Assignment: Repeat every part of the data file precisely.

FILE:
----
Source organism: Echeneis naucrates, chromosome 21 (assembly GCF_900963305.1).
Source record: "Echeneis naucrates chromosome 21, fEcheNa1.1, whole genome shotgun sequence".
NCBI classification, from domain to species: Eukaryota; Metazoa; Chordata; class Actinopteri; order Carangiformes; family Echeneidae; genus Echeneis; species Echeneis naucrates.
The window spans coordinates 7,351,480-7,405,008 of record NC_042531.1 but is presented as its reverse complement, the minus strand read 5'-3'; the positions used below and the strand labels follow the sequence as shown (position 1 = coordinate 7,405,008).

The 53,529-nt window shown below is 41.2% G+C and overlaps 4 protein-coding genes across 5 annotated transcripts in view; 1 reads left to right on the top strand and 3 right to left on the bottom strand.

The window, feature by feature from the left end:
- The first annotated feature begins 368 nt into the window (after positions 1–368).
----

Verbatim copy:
Source organism: Echeneis naucrates, chromosome 21 (assembly GCF_900963305.1).
Source record: "Echeneis naucrates chromosome 21, fEcheNa1.1, whole genome shotgun sequence".
NCBI classification, from domain to species: Eukaryota; Metazoa; Chordata; class Actinopteri; order Carangiformes; family Echeneidae; genus Echeneis; species Echeneis naucrates.
The window spans coordinates 7,351,480-7,405,008 of record NC_042531.1 but is presented as its reverse complement, the minus strand read 5'-3'; the positions used below and the strand labels follow the sequence as shown (position 1 = coordinate 7,405,008).

The 53,529-nt window shown below is 41.2% G+C and overlaps 4 protein-coding genes across 5 annotated transcripts in view; 1 reads left to right on the top strand and 3 right to left on the bottom strand.

The window, feature by feature from the left end:
- The first annotated feature begins 368 nt into the window (after positions 1–368).